The new Cayman site of the Kittiwake is being surveyed by environmental experts in order to establish a multi- decade sea-life monitoring project.
The former USS warship will, when it is sunk off the northern end of Seven Mile beach near the Sand Chute site, become a tourist and diving attraction. In addition, the vessel will serve as a centre for highly detailed environmental research, said Simon Dixon, who is conducting the fish and reef census prior to the sinking. He is also putting things in place for the continued monitoring.
“It’s very, very exciting and a once-in-a-lifetime opportunity to get involved in the sinking of such a large vessel. Other people around the world are conducting experiments on wrecks such as those in the Florida Keys but they tend to be controlled by larger corporations,” he said.
Simon, who holds a degree in marine biology, came to work for Divetech three years ago. Divetech’s Nancy Easterbrook is the project leader for the Kittiwake sinking, and said from the outset, Mr. Dixon’s research skills and background in marine biology were clearly going to be put to good use. The PADI-MSDT instructor has spent nine years working worldwide as a dive instructor while volunteering for research stations in Indonesia and Florida to build up his experience base.
The survey looks at populations of fish and records numbers at specific sites in order to cast light on a debate regarding attraction and production.
“Obviously the long-term effects will be that populations will increase because we are giving them new habitats; however, at the beginning it will be very interesting to see the movement. It’s a 251-foot vessel being sunk close to the reef, which might mean of course some other fish might [initially] be moving away from the area while there are boats and everything else driving all around.
“The data we are gathering right now are baseline data so we have something to compare to; looking at the reefs, counting fish populations at various points around the deck site to see which species in which numbers are there, then obviously when the Kittiwake goes in, we will continue those counts on the surrounding reefs and on the boat to see what the difference is,” said the underwater expert.
The study’s objectives include the acquisition of a multi- seasonal portrait of the fish in the area, a comparison between the new vessel-reef and the adjacent natural reefs, an examination of the species and life stage-specific recruitment dynamics of vessel-reefs, a comparison of population data between the natural reefs near the Kittiwake and others within the Cayman Islands, and monitoring the health of the corals surrounding the site and, eventually, on the Kittiwake itself.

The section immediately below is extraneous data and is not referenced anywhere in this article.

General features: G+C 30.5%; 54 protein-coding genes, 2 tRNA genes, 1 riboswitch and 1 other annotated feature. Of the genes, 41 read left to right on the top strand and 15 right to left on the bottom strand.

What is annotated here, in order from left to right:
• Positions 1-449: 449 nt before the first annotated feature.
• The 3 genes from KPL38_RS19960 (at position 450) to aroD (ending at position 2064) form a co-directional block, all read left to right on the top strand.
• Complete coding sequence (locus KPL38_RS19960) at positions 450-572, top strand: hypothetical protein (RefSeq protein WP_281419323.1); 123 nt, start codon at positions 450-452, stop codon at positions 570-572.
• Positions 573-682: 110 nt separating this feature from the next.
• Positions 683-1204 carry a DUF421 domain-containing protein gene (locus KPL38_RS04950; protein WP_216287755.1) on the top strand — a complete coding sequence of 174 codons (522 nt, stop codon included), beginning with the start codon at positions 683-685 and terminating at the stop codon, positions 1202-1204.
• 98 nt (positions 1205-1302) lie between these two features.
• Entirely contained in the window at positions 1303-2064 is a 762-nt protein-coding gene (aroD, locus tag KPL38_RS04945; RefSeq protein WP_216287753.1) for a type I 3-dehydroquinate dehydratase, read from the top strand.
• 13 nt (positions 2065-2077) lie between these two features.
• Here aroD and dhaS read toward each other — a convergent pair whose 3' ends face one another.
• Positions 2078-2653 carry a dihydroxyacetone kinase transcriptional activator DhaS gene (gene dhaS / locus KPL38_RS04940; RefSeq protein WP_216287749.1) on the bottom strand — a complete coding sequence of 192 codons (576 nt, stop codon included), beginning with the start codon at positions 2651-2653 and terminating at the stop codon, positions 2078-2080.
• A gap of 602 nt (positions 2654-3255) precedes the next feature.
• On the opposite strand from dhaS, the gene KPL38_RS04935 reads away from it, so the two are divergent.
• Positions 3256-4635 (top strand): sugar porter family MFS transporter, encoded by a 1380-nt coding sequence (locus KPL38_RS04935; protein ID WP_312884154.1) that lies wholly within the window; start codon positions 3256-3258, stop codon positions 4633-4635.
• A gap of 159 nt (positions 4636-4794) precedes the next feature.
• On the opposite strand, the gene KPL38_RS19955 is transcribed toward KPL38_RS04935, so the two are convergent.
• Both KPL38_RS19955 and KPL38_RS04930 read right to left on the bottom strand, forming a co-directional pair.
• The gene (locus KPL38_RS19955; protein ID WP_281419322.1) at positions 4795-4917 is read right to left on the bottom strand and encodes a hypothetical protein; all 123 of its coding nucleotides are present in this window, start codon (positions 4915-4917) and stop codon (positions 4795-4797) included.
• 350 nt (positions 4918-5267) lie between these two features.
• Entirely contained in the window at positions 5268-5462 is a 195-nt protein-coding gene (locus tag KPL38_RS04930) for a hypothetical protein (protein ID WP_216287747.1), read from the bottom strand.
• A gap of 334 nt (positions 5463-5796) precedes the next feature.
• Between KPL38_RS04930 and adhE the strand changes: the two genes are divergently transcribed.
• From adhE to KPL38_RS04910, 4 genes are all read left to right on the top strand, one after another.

The counting will be done along a series of transect lines that split up the site into different areas, which will be surveyed on a regular basis. Following the sinking, there will be a period of settling allowed and then surveys and photographs will be taken every three months, then possibly every year, said Mr. Dixon.
The United States alone has more than 500 vessel-reefs, but to date few studies have been conducted on their impact on their environments.
It is thought, also, that the recording of the populations at the Kittiwake site will enable researchers to monitor invasive species such as the rapacious predator the red lionfish, which is not indigenous to Cayman waters and is considered one of the biggest threats to the ecosystem.
“That’s hands down the most serious problem facing the islands for a long time, and if nothing is done about it, there will be nothing here; [they will eat] all the grazing fish that munch on the algae such as parrot fish that encourage fresh coral growth will go. Once they have, algae will bloom and smother the coral and eventually it’ll be lionfish and bare rock. The lionfish will eat themselves out of house and home and everything will end up covered in algae. Look at Bahamas; they’ve done absolutely nothing, and when you go diving, all you see is lionfish. They go out hunting and they bring back thousands.
“It’s down to us. As human beings, one of the things we do best is wipe out other species – it’s the truth – we are very good at it. The lionfish are fantastically good to eat. They taste awesome, very similar to grouper, so it’s also an ideal answer to the grouper programme, too,” said Mr. Dixon, who added that controlling the problem depends on being innovative, including offering the dish at local restaurants.
While setting up and initialising the project has been an involved project, Mr. Dixon’s immediate future involves relocation. The marine biologist is going to further his studies at Manchester University in the UK with a Master’s of Arts in Conservation Biology and Zoo Studies, where he will look specifically into conservation aspects of the Kittiwake, as well as rehabilitation of endangered animals. However, the Kittiwake project is ongoing and so is the data-gathering.
“The beauty about the Kittiwake project is that it will run itself as long as there are people to collect data, and I can still process it.
“The marine life is unbelievable in and around the coastline and so close to shore; some of the areas that are massively important are Barkers Beach and the North Sound, which provide a nursery for every type of organism you can think of. Every type of shark will be travelling around to feed on the rays, giving birth in the mangroves, and just inside the barrier reef at Barkers, it’s full of juvenile eels, fish, crabs. Those areas are vital to the existence of the [sea life] that brings people back to Cayman every year.”